Cement plants can’t keep up

Cement plants can’t keep up
Published: 03 February 2006

Utah has reportedly an abundance of limestone for mining but too little cement to keep up with construction demand. The shortage has more than doubled the price of concrete in the past year to $63.18 a square yard for finished pavement, according to a state price index.

The problem doesn’t affect the US$212m restoration of the Utah Capitol, however, where state architect David Hart anticipated a shortage and got his contractors to lock into lower prices with Utah’s only two cement producers more than a year ago.

Concrete prices were only US$25.60 a year ago, according to the Utah Department of Transportation, which tracks prices for basic construction materials -- an index that has jumped sharply over the past two years. The Capitol contractors also locked into lower prices for structural steel, which jumped to $2.29 a pound in December from $1.43 a year earlier.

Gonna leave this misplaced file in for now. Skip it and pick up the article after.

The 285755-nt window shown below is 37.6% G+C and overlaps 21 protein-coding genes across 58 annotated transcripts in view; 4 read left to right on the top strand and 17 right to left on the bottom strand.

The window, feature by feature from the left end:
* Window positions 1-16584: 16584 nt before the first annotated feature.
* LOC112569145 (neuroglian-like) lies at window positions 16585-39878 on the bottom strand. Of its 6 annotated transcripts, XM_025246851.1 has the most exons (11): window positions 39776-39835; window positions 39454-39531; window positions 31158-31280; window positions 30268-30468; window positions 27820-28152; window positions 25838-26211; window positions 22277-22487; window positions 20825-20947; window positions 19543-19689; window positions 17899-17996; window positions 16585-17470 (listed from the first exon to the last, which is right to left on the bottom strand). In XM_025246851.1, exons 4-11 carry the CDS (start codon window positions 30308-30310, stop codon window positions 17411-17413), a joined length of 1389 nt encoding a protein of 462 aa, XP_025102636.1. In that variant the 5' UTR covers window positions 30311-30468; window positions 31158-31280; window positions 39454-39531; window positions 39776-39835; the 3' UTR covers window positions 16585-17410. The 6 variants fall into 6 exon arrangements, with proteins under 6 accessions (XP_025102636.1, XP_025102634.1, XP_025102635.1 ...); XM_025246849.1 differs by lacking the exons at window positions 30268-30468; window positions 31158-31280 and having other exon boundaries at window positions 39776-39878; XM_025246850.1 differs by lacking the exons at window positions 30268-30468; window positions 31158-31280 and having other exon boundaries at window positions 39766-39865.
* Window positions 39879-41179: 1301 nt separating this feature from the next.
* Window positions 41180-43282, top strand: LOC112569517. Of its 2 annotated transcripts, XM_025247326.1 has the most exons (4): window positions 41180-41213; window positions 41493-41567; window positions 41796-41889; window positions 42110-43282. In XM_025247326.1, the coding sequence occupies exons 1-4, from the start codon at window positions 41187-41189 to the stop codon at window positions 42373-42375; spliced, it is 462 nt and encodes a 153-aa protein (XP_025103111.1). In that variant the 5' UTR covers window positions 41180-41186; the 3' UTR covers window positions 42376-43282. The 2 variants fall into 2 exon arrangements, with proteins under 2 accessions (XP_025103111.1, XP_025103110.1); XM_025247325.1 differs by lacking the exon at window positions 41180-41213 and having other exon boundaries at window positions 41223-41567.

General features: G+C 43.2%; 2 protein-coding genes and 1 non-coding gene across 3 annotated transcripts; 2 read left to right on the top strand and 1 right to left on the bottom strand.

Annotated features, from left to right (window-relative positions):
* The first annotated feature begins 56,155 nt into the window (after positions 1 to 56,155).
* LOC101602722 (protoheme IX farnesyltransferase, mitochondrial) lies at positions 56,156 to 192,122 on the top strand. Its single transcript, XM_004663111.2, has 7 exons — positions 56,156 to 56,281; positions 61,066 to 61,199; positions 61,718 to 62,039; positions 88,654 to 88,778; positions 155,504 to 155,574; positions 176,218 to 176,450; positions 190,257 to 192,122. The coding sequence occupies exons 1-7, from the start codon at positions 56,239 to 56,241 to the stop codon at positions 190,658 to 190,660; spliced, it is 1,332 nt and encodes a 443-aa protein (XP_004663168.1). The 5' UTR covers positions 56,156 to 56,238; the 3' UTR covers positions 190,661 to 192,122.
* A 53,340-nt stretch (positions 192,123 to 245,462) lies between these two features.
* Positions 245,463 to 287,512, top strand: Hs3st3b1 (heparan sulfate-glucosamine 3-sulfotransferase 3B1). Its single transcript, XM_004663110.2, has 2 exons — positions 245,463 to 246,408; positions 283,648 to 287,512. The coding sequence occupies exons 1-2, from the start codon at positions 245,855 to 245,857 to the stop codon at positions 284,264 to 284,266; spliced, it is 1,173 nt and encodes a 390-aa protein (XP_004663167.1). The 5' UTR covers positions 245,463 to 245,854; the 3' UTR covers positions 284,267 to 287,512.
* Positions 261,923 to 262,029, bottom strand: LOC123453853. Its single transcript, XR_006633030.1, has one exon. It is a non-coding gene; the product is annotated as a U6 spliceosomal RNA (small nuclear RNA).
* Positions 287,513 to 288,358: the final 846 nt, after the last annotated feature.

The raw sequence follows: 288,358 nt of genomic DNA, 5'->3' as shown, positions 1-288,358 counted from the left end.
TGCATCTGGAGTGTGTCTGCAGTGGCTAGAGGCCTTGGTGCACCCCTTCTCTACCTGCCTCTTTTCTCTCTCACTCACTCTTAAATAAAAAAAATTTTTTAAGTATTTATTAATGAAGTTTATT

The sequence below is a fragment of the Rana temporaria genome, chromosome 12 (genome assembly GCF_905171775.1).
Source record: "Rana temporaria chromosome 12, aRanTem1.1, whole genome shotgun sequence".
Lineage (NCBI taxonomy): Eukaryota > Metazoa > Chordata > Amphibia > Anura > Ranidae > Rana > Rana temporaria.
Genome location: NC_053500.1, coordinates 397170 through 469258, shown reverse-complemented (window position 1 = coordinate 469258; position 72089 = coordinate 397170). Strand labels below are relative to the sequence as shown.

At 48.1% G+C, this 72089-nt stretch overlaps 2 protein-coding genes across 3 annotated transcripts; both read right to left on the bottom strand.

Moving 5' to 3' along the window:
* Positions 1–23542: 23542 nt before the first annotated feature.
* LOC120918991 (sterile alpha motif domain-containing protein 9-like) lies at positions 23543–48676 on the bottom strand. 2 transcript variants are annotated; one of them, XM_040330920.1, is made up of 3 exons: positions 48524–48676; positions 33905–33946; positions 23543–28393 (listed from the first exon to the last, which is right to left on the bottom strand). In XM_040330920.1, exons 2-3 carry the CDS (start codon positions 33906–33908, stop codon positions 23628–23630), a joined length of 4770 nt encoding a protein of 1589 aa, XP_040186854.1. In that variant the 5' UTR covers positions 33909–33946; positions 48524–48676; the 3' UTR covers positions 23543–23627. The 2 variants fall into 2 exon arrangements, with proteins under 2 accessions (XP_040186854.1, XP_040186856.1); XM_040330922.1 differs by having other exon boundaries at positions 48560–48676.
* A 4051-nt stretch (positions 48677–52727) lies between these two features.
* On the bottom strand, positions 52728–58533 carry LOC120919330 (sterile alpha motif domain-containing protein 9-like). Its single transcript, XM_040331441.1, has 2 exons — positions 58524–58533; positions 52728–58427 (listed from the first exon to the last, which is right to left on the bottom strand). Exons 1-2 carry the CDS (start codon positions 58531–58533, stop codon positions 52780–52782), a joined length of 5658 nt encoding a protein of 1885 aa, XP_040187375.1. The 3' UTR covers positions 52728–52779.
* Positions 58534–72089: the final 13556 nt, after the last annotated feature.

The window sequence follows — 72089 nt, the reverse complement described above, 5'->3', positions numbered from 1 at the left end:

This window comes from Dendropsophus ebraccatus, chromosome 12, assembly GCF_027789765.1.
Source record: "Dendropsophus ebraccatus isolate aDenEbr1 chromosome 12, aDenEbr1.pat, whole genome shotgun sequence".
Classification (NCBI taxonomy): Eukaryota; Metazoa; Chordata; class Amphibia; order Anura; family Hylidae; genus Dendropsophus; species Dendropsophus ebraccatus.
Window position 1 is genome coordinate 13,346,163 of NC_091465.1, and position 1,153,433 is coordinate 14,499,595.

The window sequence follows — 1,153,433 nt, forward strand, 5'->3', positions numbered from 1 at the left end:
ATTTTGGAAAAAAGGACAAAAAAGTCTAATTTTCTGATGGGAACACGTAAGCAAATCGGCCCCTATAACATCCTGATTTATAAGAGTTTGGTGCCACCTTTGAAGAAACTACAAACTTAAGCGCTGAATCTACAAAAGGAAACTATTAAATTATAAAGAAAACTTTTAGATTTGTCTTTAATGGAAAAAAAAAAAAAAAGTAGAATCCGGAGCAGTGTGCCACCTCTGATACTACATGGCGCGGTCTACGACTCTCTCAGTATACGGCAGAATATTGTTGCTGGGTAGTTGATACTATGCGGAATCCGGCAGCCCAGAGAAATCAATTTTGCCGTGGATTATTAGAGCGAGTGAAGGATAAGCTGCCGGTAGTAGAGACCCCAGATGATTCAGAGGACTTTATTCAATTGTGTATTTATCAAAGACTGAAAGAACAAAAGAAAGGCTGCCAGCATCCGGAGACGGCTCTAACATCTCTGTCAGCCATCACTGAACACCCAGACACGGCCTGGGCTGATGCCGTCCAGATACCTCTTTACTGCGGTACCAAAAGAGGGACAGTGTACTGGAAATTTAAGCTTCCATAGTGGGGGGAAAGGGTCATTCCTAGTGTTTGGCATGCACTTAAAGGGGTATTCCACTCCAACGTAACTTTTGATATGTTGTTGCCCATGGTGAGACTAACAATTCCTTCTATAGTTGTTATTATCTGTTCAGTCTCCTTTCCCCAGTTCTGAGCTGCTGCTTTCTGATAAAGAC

A recent Utah Geological Survey report found the state had 84 high-calcium limestone quarries or deposits, giving Utah centuries’ worth of cement. But only about a dozen of the large and small works are considered active or ready for mining, said senior state geologist Bryce Tripp, who wrote the 80-plus page report, "High-Calcium Limestone Resources of Utah," published in November, to encourage more mining.

The state’s only cement producers – Holcim operates one plant in Morgan County and Ash Grove Cement runs another in Juab County – can’t keep up with demand in Utah, and a third company is looking to open an operation, said Tripp, who declined to identify the company (abstracted from Deseret News Publishing).